by Akim Reinhardt
In early August of 2000, I made my way from Lincoln, Nebraska to Tempe, Arizona. I had recently completed my Ph.D. and was hustling off to begin work as a post-doc at Arizona State University. Everything I owned, including two cats, was jam packed into a red Ford Escort station wagon. As I zig-zagged my way from the Great Plains to the Southwest, I allowed the felines to roam free through its cramped quarters.
That was my first mistake.
Poopster, the sweet gray and white female with tons of charm but not a whole lot upstairs, settled in nicely, nestling on the floor board near my feet. But Shango, the tiger with white socks who was the brains of their operation, freaked out. Somehow he managed to wedge himself underneath the driver’s seat.
My second mistake was letting him stay there.
He’s scared, I thought to myself. If he feels safe, just let him hunker down there. What harm could it do?
Never once did it occur to me that, at some point during this cross-country trip, he would have to relieve himself.
I had that car another three years, but despite my best efforts at detailing and perfuming, the smell never really went away. More than a year later, it was still bad enough that my girlfriend refused to drive with me from Philadelphia to Detroit to attend a wedding.
Funny though. The Colorado state trooper who pulled me over for speeding, when that urine was really fresh and pungent, didn’t seem to notice at all while he was writing me up.
I didn’t pay the ticket.
Fuck you, I thought to myself. I got enough fuckin’ problems.
I keept the windows down to mitigate the rancid smell of cat piss wafting through the vehicle as I wound my way down the eastern face of the Rocky Mountains.
To save money, I’d decided to camp. Having left Nebraska at a reasonable hour, I was already well into New Mexico on the other side of the Rockies by time I was ready to pull over for the night. I found a campsite in the middle of the desert along the Rio Grande River.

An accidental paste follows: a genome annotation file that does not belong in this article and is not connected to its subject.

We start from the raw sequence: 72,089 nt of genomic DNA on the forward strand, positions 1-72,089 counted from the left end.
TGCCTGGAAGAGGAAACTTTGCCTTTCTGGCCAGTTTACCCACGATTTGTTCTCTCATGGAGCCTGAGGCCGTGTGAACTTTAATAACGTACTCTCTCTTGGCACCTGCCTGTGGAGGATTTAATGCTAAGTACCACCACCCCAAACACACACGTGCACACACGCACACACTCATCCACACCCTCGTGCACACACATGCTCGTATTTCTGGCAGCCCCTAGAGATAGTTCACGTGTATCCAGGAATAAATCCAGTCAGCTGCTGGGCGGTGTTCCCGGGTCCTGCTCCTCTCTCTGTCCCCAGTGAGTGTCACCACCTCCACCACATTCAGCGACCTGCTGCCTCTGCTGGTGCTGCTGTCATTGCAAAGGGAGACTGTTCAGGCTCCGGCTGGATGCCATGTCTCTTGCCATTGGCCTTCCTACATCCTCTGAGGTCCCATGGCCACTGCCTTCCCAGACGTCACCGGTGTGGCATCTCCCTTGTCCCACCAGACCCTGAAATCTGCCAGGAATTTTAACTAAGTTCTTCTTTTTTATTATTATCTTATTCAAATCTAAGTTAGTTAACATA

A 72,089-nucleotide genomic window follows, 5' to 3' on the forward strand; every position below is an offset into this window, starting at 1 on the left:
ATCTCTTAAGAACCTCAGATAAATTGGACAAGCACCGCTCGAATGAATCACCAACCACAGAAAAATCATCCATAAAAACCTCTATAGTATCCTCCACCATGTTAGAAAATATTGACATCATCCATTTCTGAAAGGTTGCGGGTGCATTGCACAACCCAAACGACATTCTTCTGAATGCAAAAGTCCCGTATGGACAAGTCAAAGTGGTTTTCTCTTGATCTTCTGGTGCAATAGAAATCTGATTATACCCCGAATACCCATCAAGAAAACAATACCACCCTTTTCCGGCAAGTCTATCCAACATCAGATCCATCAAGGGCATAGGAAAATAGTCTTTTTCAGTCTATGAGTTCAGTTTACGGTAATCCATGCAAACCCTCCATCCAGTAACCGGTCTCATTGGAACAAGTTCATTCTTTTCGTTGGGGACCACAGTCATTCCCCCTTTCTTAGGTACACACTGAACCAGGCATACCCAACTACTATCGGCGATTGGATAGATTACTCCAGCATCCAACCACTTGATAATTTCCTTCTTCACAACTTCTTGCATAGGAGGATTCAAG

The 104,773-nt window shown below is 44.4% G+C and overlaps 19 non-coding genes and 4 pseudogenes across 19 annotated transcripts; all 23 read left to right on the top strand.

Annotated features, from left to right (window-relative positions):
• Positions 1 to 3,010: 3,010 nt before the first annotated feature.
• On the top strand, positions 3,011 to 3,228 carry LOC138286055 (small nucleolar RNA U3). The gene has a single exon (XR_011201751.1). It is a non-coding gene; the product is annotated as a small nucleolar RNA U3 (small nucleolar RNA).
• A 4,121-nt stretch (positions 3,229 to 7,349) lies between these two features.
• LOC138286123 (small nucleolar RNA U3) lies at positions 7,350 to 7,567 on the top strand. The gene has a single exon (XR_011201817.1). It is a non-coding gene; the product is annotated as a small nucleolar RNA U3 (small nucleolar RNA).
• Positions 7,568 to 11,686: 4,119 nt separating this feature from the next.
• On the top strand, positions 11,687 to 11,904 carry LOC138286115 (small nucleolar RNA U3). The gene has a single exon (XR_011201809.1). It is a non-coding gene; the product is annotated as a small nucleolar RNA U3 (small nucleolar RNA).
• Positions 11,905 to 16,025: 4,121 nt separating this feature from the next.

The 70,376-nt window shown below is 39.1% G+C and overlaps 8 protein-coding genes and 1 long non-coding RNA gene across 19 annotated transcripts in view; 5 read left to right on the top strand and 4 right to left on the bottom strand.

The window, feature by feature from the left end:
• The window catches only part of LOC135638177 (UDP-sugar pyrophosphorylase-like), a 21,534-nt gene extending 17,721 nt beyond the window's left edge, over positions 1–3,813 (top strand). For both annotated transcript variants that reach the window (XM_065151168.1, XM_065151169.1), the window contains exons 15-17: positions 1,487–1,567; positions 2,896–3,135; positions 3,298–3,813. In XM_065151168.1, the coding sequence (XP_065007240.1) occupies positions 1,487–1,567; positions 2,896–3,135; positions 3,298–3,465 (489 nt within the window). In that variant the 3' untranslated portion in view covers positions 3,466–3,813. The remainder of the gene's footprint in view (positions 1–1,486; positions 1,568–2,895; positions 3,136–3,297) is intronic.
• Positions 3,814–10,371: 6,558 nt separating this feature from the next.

It sounds quite serene. A campsite in the desert along the Rio Grande.
In reality, it was crowded. Mostly families. I had imagined it would be relaxing and quiet, but the camp ground was more akin to a dusty KOA with kids running around and people watching TVs hooked up to generators.
I’d gone camping before, but never with the cats and never in the desert. The first obstacle was getting the tent pitched.
I had an actual pup tent, with a square bottom rising into a 6 foot-long triangle. Unlike modern tents, which use flexible poles to form a cris-crossing spine of that creates self-sustaining dome shape, a pup tent uses stakes, strings, and rigid poles. Its bottom four corners must be staked into the ground in order for it to rise.
That’s when I found out you can’t really drive metal stakes into the desert floor. I’d never been to the desert.
Actually, that’s not true. I’d been to El Paso a couple of years earlier. I always imagined the American desert would be something like a vast beach with cacti. But I guess you get either sand or a cactus, not both. Turns out the American Southwest doesn’t really have sand, or at least not the kind that sun worshipers lay their towels on, or that you see in old movies about the French Foreign Legion trudging through the Sahara. Mostly, it’s just a whole lotta dust and dry, hard, broken land. The landscape, desolate and rock strewn, reminded me of sections of the Bronx where buildings had been reduced to rubble.